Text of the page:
Aggression during childhood is a normal phase of growing up. It is their non-verbal way of coping with situations, testing boundaries and conveying feelings. Handling it calmly and maturely will help shape their self-esteem and build their own little individual identities in the future. Here are a few pointers that will help:
Aggression, today, is just one of the seemingly limited vocabulary of emotions we adults seem to be using to express ourselves. Take the recent case of an irritated young father punching his son in the face in a UK supermarket, or people’s unprovoked use of cuss words while encountering annoying traffic snarls, each of us when faced with a potentially stressful situation, seem to find it the best way to let out pent up emotions or show frustration and anger. Yet, how do we interpret this very same emotion and behaviour when displayed by our children.
How do we understand what it means and what are they trying to convey?
Aggression is a part and parcel of a child’s growing up years. It is a way for the child to cope with situations, test boundaries, display emotions and basically convey feelings. Many parents are shocked and worried when they see their child attempting to hit and kick them or other kids. Most deal with it aggressively, punish their kids or even discuss medical intervention. Every case of aggression is different and each should be handled according to the child’s age and as per the contributing factors.
Forms of aggression in children
Physical aggression in children, usually begins between 1-2 years of age, and increases significantly until 3-4 years. It begins as a response to frustration, a reaction to an action, and is displayed by pulling toys from other children’s hands, hitting, punching and kicking. By the age of 2 years, it declines considerably, since the child begins to understand his emotions, control them and use verbal language to convey his needs. If physical aggression extends beyond the age of 5, then chances of it becoming chronic and extending well into later adulthood increases considerably.
Numerous studies have shown that primary aggression when not handled effectively, leads to secondary aggression. Also factors such as conflicted parenting, substance abuse during conception, and undetected structural and neurological problems such as ADHD and Autism aggravate it. An important thing to remember, is that children pattern their early behaviour on watching parents/guardians, and if they see elders displaying aggression in dealing with everyday situations, the child will but naturally follow the same behaviour.
Parenting is a huge responsibility, and this becomes obvious in the actions of our children and the emotional faculties they develop. Empowering our children begins with our response to their behaviour, and below are some pointers that can help.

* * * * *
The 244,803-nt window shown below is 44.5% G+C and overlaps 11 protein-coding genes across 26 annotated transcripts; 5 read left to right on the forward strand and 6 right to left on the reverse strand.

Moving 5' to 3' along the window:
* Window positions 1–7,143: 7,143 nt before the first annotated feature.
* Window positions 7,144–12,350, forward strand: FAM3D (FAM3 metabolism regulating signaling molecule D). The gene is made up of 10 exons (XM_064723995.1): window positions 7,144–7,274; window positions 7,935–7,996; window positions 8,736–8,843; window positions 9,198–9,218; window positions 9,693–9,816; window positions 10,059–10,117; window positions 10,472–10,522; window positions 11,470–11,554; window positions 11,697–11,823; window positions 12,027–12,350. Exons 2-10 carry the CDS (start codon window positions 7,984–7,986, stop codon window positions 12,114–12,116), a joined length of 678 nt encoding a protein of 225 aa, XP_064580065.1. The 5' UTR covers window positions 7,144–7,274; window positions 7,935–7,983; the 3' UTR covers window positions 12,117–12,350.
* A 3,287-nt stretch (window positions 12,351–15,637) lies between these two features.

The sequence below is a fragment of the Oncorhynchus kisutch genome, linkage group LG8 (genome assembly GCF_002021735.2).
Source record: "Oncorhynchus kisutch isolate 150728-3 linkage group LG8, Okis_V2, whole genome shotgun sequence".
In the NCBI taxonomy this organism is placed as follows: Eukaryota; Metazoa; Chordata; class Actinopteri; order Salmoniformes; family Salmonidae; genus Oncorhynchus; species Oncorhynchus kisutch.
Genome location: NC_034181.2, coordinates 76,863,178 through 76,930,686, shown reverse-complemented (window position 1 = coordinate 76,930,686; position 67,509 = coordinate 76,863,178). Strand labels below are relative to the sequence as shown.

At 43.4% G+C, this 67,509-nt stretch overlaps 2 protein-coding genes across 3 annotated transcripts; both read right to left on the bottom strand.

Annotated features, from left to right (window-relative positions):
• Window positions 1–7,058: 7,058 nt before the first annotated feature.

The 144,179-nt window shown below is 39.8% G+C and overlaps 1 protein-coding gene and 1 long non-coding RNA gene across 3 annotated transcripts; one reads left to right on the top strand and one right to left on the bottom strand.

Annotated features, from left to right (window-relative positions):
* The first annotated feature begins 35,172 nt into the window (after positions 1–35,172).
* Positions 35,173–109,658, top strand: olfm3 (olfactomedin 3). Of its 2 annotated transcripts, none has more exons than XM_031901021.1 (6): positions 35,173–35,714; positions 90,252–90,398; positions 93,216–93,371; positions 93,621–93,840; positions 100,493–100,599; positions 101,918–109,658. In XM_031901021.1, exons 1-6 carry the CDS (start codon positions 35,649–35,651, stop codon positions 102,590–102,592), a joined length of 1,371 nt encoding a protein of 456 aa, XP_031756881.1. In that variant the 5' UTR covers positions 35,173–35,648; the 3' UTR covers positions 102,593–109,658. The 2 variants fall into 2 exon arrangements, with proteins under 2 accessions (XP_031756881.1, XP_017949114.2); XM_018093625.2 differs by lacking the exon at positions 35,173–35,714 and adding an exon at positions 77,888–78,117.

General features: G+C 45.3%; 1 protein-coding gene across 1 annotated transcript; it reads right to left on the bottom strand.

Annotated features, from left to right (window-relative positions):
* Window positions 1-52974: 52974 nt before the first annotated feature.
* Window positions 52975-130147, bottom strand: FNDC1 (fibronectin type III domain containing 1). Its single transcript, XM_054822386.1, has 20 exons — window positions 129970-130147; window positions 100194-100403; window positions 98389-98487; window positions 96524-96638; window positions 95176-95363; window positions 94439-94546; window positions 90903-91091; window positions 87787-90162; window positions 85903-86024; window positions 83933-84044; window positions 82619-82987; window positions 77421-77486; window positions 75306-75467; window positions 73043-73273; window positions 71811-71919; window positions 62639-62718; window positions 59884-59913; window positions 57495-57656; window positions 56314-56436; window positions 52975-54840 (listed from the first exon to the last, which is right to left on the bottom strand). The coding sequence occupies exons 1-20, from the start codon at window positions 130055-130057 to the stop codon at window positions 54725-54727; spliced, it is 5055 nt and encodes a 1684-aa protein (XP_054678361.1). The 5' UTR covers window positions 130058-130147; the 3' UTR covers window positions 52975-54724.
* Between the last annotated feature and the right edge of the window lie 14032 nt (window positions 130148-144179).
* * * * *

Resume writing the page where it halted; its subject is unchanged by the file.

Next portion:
1. Show consistency in behavior
Young chidren recognize consistency. Ignoring their behaviour one day, and responding by yelling and time-outs the next, gives out mixed signals. If you find your child hitting you for no reason, look him in the eye, and vocalize what you feel. Make him understand that his behaviour is unacceptable, and try asking him to explain reasons for his behaviour. Hitting him in return or ignoring him, will just encourage him to continue.
2. Respond calmly and remove the child from the situation
As difficult as this sounds, temper tantrums are a part of your toddlers growing up phase, and even though we don’t understand it, they have a purpose for exhibiting it. If you’re at the grocery store, and your child is acting up because she didn’t get what she wanted, tell her that crying isn’t going to get her what she wants. Remove her from the situation if required.
3. Pre-empt an emotional outburst
If you know that your child is going to be in a situation which will make her act up, try talking to her about it well in advance. If for example, she always ends up snatching her cousins toys at your sisters place, discuss with her about this behavior. ‘You need to play nicely with your cousins or we will have to leave immediately if you don’t, understand?’ goes a long way in preparing her for it.
4. Practice ‘Time Outs’ or ‘No-Talk Time’
Young children need to know and understand what you are trying to convey. This happens when you explain to them how time outs will help calm you and them down, so that the situation can be resolved amicably. ‘I want you to calm down and sit quietly for 2 minutes. You can’t hit your cousins when you get angry. Once you have quietened down, you can come back and play with them again’, will help resolve the situation. Talk as little as possible, but give clear instructions.
5. Their behaviour is the issue and not they themselves
This is perhaps the most important point to remember. When dealing with a child, it is important to treat them as an individual, get down to their level, talk precisely and measure your words. Always emphasize, that it is their behaviour that you have an issue with, and not them as individuals. Refrain from name calling, shaming and personal attacks. Remember, that the way you deal with them now, will shape their self-esteem and their own individual identities in the future.